Paul begins verse 20 with the glorious fact that “Christ has been raised from the dead,” and in 1 Corinthians 15:47-57, he sums up our forever hope with the joyous reality of our resurrection as New Testament saints. In language that can’t be misunderstood to mean anything else, the apostle says there’s coming a time when Jesus will raise the dead with imperishable bodies and, after that, gloriously transform believers still alive at His appearing, the Rapture of His Church.

Paul emphasizes our joyous hope again in Philippians 3:20-21:

“But our citizenship is in heaven, and from it we await a Savior, the Lord Jesus Christ, who will transform our lowly body to be like his glorious body, by the power that enables him even to subject all things to himself.” (emphasis added)

Because Jesus rose from the dead, our over-the-top blissful hope is that someday we will possess a glorious body like that of our Savior. The sense of verse 20 is that of an “excited anticipation” of Jesus’ appearing. It signifies a yearning of the soul for the time that Jesus raises the dead in Christ and wholly transforms us with immortality. In Romans 8:23, it’s our groaning as we await the future “redemption of our bodies.”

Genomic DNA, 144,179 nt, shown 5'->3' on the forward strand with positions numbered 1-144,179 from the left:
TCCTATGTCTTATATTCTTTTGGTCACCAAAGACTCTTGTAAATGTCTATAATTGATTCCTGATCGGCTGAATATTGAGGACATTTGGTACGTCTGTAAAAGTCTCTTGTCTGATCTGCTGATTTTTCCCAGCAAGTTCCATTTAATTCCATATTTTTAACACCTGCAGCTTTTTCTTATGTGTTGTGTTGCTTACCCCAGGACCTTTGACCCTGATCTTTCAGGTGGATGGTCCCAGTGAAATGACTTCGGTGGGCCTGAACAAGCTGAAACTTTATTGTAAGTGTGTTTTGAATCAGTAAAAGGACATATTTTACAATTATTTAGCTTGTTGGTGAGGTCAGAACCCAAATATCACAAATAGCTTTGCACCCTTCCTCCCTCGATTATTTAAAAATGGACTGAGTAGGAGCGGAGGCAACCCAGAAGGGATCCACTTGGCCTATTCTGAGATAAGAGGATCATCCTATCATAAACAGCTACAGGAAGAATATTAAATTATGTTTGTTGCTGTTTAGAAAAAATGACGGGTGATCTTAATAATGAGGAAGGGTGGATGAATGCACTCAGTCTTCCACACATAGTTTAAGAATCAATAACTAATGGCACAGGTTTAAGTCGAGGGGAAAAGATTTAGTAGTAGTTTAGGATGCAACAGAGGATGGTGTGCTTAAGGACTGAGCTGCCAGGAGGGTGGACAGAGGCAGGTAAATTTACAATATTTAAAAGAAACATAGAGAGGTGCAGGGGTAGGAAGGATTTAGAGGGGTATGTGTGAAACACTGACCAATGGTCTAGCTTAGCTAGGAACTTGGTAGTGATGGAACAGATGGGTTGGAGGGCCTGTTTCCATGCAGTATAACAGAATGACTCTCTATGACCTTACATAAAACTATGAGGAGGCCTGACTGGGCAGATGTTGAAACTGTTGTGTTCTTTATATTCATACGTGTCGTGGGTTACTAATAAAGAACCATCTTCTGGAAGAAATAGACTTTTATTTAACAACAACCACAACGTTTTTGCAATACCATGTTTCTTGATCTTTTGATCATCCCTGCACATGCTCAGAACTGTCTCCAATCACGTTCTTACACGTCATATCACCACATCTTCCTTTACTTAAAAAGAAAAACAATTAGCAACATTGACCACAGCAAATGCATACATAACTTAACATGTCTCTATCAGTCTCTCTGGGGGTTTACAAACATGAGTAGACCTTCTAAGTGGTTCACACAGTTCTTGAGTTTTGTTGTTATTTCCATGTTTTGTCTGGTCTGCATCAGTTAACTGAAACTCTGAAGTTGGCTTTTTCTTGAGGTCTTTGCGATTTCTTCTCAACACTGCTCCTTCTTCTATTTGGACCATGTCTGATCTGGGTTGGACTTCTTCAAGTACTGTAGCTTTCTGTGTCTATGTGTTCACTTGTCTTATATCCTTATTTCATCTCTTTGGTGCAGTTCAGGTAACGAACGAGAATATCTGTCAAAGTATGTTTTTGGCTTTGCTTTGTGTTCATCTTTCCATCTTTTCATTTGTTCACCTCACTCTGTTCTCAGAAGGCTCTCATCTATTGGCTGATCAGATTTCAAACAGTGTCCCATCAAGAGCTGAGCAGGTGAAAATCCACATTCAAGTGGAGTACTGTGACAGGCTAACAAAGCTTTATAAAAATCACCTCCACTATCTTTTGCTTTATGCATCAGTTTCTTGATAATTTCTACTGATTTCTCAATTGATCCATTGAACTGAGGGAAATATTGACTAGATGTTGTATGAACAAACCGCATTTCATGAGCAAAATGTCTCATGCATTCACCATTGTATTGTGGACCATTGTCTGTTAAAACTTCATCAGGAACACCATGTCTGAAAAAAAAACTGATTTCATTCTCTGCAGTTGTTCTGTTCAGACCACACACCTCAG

I can’t imagine that Paul preached the Gospel apart from adding context to our hope of eternal life, that of our expectation of glorified bodies at Jesus’ appearing. I explain why I’m so certain of this in The Tragic Result of Divorcing the Rapture from the Gospel.

It’s wonderful to know that because of Jesus, we enjoy complete forgiveness of sins. We all need reminders of God’s grace and steadfast love toward us as well as the anticipation of our future resurrection at Jesus’ appearing, forgotten in most churches today. It’s the latter that comforts our souls as we watch our world descend into violence, lawlessness, and wickedness beyond what we once thought possible.

Throwing Out the Baby with the Bath Water

There’s an old expression that dates all the way back to 1512, “Throwing out the baby with the bath water.” The idea behind the saying is that if part of a concept is good, don’t toss it all away because you think a part of it is bad.